2.1. Global Sound Classification

Global sound classification denotes the effort to classify the sound signal into a limited amount of classes that are dissimilar in nature. A typical example of the classes is <music, speech, environmental sounds>. Often, this type of classification serves as a preprocessing step for the actual application. For example, before speech recognition is performed, it is necessary to know whether speech is actually present in the sound signal.

As the sound signals of these classes are highly dissimilar in nature, the required amount of processing power for the classification can be kept relatively low (see Section 4.3).

2.2. Gender Classification and Age Classification

As is the case with global sound classification, gender classification and age classification are often used as a preprocessing step for another application. In particular, speaker identification and verification problems can benefit from the results of gender and age recognition. Li et al. [11] conclude that limiting the search space to speakers from the same gender considerably reduces the error rates for speaker verification and identification.

Age recognition is harder when the number of classes is high (see also Section 4.4). Although some research tries to classify up to seven classes, most publications limit themselves to two or three classes, typically <child, adult> and <child, adult, senior>, respectively.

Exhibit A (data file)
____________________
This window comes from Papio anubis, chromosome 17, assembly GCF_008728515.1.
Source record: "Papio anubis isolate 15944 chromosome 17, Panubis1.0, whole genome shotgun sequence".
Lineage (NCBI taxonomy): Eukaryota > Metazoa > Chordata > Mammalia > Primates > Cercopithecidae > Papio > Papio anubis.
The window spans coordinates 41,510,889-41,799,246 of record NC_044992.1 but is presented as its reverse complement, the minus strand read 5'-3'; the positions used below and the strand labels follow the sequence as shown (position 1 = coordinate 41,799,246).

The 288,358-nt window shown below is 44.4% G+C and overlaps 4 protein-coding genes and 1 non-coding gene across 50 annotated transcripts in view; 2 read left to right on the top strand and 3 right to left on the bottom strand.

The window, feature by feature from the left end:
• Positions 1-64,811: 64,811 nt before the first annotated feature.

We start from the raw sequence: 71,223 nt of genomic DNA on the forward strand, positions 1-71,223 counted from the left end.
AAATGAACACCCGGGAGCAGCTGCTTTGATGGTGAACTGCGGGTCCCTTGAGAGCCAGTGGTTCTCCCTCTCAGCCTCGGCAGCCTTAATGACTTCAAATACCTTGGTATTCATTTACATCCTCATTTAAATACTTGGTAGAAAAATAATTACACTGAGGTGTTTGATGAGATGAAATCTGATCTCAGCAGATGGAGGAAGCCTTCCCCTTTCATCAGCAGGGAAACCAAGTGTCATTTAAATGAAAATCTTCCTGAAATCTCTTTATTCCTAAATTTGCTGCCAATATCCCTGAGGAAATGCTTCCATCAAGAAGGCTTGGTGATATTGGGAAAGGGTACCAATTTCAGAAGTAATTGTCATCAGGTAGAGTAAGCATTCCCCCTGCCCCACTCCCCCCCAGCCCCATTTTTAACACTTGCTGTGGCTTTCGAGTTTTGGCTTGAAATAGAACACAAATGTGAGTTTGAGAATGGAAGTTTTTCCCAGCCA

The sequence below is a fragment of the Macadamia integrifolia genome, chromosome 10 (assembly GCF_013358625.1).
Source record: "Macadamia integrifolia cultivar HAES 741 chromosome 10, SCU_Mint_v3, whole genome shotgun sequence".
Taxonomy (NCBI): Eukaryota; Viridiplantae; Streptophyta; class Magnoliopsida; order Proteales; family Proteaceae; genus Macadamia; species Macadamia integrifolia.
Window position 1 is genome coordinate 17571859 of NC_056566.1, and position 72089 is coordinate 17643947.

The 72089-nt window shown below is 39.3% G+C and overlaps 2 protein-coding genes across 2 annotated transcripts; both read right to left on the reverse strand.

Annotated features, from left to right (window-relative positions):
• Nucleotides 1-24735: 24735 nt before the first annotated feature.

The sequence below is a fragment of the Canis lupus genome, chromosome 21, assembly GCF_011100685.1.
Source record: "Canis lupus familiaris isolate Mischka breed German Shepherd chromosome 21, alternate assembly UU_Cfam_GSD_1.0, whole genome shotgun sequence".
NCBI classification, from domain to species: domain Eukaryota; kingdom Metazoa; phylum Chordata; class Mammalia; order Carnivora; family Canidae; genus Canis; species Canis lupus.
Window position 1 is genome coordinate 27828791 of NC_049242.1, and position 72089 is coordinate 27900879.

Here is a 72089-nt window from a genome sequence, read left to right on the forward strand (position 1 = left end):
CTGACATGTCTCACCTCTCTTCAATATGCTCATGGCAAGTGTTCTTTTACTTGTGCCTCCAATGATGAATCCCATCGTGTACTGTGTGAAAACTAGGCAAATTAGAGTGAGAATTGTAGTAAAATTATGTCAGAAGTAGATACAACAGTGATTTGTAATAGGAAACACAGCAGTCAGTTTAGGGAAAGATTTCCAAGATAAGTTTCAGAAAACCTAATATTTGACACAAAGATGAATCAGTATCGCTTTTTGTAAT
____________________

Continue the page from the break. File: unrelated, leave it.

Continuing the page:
In many cases, recognition of age and gender is performed in conjunction. Of these two, gender recognition achieves higher accuracies than age recognition. Chen et al. [12] note that first detecting gender is beneficial for experiments that detect age.

2.3. Person Recognition

The recognition of people using sound is being researched in many projects. Typically, the recognition is taking place using the voice signals of people. A notable exception is the research performed by Alpert and Allen [13], who perform recognition using the gait of people on stairs.

When writing about speaker recognition, different authors sometimes use the same word with different meanings. To clarify the discussion, Homayoon Beigi [14] discerns six types of speaker recognition:

  • Speaker verification (authentication): The speaker has identified himself; the speech signal is used as a kind of password.

  • Speaker identification: Identify who is talking.

  • Speaker and event classification: Pooling similar audio signals into bins; an example is gender classification.

  • Speaker segmentation: Retrieve the parts of a sound signal that belong to certain speaker; gives an answer to the question “who is talking when?”.

  • Speaker detection: Detect one or more (specific) speakers in a stream of audio; this category encompasses segmentation, as well as identification/verification

  • Speaker tracking: Track a specific speaker in an audio stream; other speakers are regarded as irrelevant.

In all cases, we aim to retrieve characteristics that are particular to an individual from a spoken utterance. In this survey, the category “person recognition” encompasses both speaker verification and speaker identification.